Due to changes in the way the state reports COVID-19 information, the number of deaths in Austin County has risen from one to four, but not all the deaths are recent.
County Judge Tim Lapham reported on Monday the state loosened its reporting requirements, thus speeding up the time it takes to report COVID-19 deaths.
“So, while there were four deaths reported on Sunday, they did not occur on the same day or even in close proximity to each other,” he said.
Lapham explained that the state used to require a case investigation by an epidemiologist to determine if the cause of death were related to the virus. That process was slow and frustrated many smaller counties where people often knew of a death long before it was reported.
“In response to this delay, the process for identifying deaths due to COVID-19 was shifted from one that relied on case investigations to one that was based on the death certificate only,” Lapham said. “Once that process modification occurred, a large number of previously unreported cases are being suddenly counted.”
Based on that, he said the state shows that Austin County has had 182 cases with 120 being recovered. It also shows there being 58 active cases.
“I know that doesn’t add up but that’s the numbers I got,” Lapham said.
On Tuesday morning, Bellville Medical Center released a report showing the numbers to be 193 cases in the county. In its release, the hospital system said there is “much discussion, confusion and political conflict about COVID in the public.”
What Bellville Medical Center can confirm:
1) COVID-19 exists.
2) COVID-19 can be serious.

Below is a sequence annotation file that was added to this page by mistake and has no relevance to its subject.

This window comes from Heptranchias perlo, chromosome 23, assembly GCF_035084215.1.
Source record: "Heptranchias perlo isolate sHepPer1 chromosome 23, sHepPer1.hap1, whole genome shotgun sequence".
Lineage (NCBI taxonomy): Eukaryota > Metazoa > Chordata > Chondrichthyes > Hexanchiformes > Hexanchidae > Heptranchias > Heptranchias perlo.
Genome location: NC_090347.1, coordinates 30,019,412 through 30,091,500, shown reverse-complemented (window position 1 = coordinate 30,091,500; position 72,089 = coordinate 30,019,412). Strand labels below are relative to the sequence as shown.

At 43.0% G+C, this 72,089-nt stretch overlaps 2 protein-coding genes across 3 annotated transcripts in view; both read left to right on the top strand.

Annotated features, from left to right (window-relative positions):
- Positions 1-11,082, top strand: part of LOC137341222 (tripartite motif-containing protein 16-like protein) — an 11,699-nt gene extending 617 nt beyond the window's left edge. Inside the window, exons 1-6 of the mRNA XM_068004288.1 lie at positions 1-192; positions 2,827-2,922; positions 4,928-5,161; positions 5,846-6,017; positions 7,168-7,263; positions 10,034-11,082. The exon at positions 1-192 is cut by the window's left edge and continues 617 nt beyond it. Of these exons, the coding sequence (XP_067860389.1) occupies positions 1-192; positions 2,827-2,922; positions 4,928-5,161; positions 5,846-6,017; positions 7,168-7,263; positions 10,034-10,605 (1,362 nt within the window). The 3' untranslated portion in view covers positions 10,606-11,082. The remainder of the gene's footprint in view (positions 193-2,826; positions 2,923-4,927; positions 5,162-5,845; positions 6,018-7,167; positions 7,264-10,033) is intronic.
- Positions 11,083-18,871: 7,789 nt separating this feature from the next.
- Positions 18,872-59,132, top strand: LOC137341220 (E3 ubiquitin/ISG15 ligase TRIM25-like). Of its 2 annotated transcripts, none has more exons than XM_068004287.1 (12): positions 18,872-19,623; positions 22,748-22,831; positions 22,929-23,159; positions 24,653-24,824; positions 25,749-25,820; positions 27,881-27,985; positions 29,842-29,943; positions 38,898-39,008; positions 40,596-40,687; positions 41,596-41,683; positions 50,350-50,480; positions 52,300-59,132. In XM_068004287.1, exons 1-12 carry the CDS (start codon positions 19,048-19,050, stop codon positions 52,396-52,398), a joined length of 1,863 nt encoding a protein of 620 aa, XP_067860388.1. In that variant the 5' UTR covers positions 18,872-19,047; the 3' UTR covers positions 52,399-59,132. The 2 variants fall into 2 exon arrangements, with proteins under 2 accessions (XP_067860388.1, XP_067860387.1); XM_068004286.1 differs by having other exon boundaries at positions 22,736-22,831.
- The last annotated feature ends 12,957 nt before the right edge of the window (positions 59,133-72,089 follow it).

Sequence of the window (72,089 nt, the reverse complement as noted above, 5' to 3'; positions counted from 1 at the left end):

3) COVID-19 can cause minor or no symptoms.
4) Austin County has cases of COVID-19 and we at BMC have seen COVID-19 patients.
5) Children can and do get COVID-19, as well as exhibit symptoms.
6) The elderly and those with underlying conditions are at high risk for serious illness or death.
7) Group living conditions increase the risk of exposure.
8) Information about COVID-19 is changing constantly.
9) Precautions such as consistent hand hygiene, distancing, and the wearing of masks work.
10) Medical offices and facilities are safe places, taking every precaution to keep patients and staff healthy.
11) Seeking medical care quickly is the best thing to do. Call your primary care provider or go to the emergency room if you have a high fever or difficulty breathing.
“COVID-19 is serious and should be taken seriously,” BMC said. “Precautions, preparation, planning are significantly more effective than panic or anxiety. Make plans for who will water your plants, provide childcare or care for your pets if you become ill.
“Then, do activities that are good for you. Keep in touch with friends and family, especially those that are isolated. Host virtual pray groups, dinners, happy hours. Exercise. Eat well. Maintain a schedule. Use the time to do something you have been wanting to: learn a new skill or new language, clean those neglected spots, travel via the internet, make a five-year plan with goals.
“Avoid obsessively watching the news, check it for information in the morning and evening for 10-15 minutes, if you must. Taking care of yourself and your family is the very best thing you can do right now. The precautions listed above work, please implement them. Together, we will get through this.”